Results
Treatment students who received the Modules and Skills Block performed 13 percentile points higher than the national comparison group and 9.8 percentile points higher than the in-district comparison group. Both findings were statistically significant.

Conclusions
The results provide evidence that combined Modules and Skills Block instruction, which is phonics-based and emphasizes orthographic mapping skills, significantly improves reading skills more than Module only and traditional instruction.
The results of the study provide evidence that the combination of content and phonics instruction in the EL Education Language Arts curriculum improves student achievement over one school year.

The impact of orthographic complexity and curriculum type on word reading errors.

First Author/Chair:Billy Skorupski -- Amira Learning
Additional authors/chairs: 
Gena Kukartsev; Mahesh Rao

Purpose
The purpose of the study was to demonstrate the relationship between orthographic complexity of common words and type of curriculum with rates at which early literacy students make pronunciation errors during oral reading fluency (ORF) assessments.

Method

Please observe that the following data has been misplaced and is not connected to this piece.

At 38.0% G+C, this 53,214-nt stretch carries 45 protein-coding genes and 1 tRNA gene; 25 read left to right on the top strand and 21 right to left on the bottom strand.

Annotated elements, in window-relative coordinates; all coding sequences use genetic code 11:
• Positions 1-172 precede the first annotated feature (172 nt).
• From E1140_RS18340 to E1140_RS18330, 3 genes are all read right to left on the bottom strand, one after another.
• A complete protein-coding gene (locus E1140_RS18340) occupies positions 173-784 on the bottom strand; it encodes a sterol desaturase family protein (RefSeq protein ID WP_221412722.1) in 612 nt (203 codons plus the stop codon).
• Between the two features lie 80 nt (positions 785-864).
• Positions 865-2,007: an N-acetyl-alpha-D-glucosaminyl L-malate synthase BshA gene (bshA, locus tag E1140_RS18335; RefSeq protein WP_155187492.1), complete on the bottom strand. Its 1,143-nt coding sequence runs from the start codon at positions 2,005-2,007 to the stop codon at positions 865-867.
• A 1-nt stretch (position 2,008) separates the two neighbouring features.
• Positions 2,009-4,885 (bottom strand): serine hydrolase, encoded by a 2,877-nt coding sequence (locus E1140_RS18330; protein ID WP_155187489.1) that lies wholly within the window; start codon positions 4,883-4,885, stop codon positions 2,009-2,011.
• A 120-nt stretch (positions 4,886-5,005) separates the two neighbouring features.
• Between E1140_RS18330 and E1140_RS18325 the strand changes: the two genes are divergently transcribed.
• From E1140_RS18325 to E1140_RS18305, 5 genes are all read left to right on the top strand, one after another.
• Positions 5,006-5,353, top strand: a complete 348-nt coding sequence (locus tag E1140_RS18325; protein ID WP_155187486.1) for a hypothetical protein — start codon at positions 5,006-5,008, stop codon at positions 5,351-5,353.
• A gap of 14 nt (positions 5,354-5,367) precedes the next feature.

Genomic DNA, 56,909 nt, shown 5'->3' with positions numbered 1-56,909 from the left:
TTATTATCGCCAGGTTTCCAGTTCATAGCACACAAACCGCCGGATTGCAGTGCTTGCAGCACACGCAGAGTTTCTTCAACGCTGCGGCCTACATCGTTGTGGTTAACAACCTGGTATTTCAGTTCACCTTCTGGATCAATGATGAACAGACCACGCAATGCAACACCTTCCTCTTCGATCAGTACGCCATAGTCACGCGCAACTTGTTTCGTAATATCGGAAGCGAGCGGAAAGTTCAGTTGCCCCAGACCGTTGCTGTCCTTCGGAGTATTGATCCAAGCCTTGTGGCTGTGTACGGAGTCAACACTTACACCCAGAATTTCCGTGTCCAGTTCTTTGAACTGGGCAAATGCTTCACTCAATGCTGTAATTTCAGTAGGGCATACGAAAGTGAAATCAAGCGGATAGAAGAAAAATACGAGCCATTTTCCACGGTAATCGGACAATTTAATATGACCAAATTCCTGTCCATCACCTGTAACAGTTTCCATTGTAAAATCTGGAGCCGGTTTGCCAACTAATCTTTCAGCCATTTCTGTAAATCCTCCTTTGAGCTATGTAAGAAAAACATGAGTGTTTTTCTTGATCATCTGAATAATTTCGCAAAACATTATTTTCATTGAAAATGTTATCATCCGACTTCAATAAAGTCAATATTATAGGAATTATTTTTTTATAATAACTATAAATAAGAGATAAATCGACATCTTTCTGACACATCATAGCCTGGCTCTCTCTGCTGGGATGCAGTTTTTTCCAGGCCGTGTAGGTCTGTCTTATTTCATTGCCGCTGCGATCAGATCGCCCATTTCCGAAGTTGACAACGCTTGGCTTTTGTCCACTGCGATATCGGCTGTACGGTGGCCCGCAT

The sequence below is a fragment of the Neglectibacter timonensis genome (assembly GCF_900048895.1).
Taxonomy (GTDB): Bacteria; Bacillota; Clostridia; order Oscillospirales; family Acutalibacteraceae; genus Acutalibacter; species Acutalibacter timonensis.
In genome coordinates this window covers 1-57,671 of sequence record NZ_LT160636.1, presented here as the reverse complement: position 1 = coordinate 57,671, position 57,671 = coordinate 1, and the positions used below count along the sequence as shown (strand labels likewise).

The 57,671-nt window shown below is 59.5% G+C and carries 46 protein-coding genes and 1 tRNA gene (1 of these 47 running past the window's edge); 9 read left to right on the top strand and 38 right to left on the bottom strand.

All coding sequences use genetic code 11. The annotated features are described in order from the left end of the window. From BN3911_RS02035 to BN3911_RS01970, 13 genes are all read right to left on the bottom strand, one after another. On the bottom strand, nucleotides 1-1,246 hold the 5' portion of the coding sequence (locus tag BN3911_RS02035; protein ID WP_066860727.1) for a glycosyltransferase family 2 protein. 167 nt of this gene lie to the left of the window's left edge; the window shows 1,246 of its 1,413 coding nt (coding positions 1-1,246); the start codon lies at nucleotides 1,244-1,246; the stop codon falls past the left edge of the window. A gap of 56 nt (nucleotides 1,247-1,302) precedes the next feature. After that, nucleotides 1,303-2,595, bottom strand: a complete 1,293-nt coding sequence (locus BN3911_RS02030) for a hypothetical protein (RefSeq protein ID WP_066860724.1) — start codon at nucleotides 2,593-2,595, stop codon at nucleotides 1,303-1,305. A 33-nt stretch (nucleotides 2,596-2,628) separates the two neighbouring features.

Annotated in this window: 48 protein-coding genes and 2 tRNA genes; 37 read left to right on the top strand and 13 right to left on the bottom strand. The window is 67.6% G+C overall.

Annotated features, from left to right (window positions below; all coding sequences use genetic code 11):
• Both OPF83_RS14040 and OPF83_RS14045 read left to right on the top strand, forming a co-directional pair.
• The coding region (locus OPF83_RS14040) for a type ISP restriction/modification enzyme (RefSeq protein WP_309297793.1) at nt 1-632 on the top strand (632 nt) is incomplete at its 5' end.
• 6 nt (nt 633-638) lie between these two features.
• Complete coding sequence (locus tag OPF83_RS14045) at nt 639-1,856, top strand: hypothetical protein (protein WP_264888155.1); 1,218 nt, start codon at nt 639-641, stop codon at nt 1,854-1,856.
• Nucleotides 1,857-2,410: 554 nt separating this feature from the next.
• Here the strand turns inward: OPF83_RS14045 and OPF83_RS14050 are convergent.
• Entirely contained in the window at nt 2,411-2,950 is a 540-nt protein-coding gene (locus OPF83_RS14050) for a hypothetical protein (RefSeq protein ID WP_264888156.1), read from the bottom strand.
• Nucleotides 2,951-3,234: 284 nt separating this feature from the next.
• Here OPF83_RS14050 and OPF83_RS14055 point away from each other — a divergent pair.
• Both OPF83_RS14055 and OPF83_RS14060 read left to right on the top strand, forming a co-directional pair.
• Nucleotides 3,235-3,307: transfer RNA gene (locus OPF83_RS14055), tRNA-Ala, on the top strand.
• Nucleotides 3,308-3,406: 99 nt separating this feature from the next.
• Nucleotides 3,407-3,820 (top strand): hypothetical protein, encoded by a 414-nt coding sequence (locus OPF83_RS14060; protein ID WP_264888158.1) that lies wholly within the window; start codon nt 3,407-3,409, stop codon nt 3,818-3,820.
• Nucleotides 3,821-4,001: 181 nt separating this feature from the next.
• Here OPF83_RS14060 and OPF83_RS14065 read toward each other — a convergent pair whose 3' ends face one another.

Data were collected from a nationwide representative sample of children in grades K-3 (N = 889; 128 Grade K, 216 Grade 1, 251 Grade 2, and 294 Grade 3; data collection is ongoing). Children were presented with standardized grade-level-appropriate unrehearsed stories (representing 339 unique words across grade levels) and evaluated for ORF. Assessments were delivered via Amira Learning, a fully automated intelligent reading tutor and assessment software system.

Results
Preliminary results indicate that word error rates vary by grade level, but also by how difficult words are to decode, even after accounting for grade level. Longer words and those with more syllables and phonemes tend to be more difficult for early readers to pronounce fluently, as the orthographic mapping burden is greater. Additionally, our research found that the average age-of-acquisition (based on Kuperman et al, 2012 and Brysbaert & Biemiller, 2017) at which words enter children’s expressive vocabulary was a very good predictor of word error rate, especially for older children.

Conclusion
These results demonstrate that as children develop more complex orthographic maps, the number of letters, phonemes, and syllables in a word are less predictive of error rates, while the vocabulary level (age-of-acquisition) becomes increasingly predictive. Additional analyses will investigate differences among these error rates for children at schools using different reading curricula (Phonics-focused, Comprehension-focused, and Balanced).